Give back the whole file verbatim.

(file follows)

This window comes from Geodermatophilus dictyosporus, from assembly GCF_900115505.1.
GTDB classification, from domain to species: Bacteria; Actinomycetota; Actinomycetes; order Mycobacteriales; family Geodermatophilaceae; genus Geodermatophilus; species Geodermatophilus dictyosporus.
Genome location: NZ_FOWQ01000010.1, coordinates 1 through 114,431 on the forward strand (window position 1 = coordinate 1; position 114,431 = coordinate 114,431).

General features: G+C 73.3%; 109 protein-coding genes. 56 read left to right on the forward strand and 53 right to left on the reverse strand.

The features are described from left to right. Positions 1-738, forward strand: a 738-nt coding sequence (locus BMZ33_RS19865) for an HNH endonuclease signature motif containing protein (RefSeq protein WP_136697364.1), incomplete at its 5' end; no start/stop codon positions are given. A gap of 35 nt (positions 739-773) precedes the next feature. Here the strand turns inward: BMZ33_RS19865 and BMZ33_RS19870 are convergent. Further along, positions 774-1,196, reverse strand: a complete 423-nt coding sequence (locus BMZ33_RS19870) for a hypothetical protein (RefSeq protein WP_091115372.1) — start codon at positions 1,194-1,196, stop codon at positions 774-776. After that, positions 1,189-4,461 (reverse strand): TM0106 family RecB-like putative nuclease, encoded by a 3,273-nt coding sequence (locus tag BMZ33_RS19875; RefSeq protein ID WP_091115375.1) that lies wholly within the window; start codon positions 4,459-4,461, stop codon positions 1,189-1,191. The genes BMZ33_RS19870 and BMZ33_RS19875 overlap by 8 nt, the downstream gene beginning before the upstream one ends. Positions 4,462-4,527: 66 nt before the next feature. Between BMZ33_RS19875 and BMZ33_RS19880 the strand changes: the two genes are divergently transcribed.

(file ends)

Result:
This window comes from Geodermatophilus dictyosporus, from assembly GCF_900115505.1.
GTDB classification, from domain to species: Bacteria; Actinomycetota; Actinomycetes; order Mycobacteriales; family Geodermatophilaceae; genus Geodermatophilus; species Geodermatophilus dictyosporus.
Genome location: NZ_FOWQ01000010.1, coordinates 1 through 114,431 on the forward strand (window position 1 = coordinate 1; position 114,431 = coordinate 114,431).

General features: G+C 73.3%; 109 protein-coding genes. 56 read left to right on the forward strand and 53 right to left on the reverse strand.

The features are described from left to right. Positions 1-738, forward strand: a 738-nt coding sequence (locus BMZ33_RS19865) for an HNH endonuclease signature motif containing protein (RefSeq protein WP_136697364.1), incomplete at its 5' end; no start/stop codon positions are given. A gap of 35 nt (positions 739-773) precedes the next feature. Here the strand turns inward: BMZ33_RS19865 and BMZ33_RS19870 are convergent. Further along, positions 774-1,196, reverse strand: a complete 423-nt coding sequence (locus BMZ33_RS19870) for a hypothetical protein (RefSeq protein WP_091115372.1) — start codon at positions 1,194-1,196, stop codon at positions 774-776. After that, positions 1,189-4,461 (reverse strand): TM0106 family RecB-like putative nuclease, encoded by a 3,273-nt coding sequence (locus tag BMZ33_RS19875; RefSeq protein ID WP_091115375.1) that lies wholly within the window; start codon positions 4,459-4,461, stop codon positions 1,189-1,191. The genes BMZ33_RS19870 and BMZ33_RS19875 overlap by 8 nt, the downstream gene beginning before the upstream one ends. Positions 4,462-4,527: 66 nt before the next feature. Between BMZ33_RS19875 and BMZ33_RS19880 the strand changes: the two genes are divergently transcribed.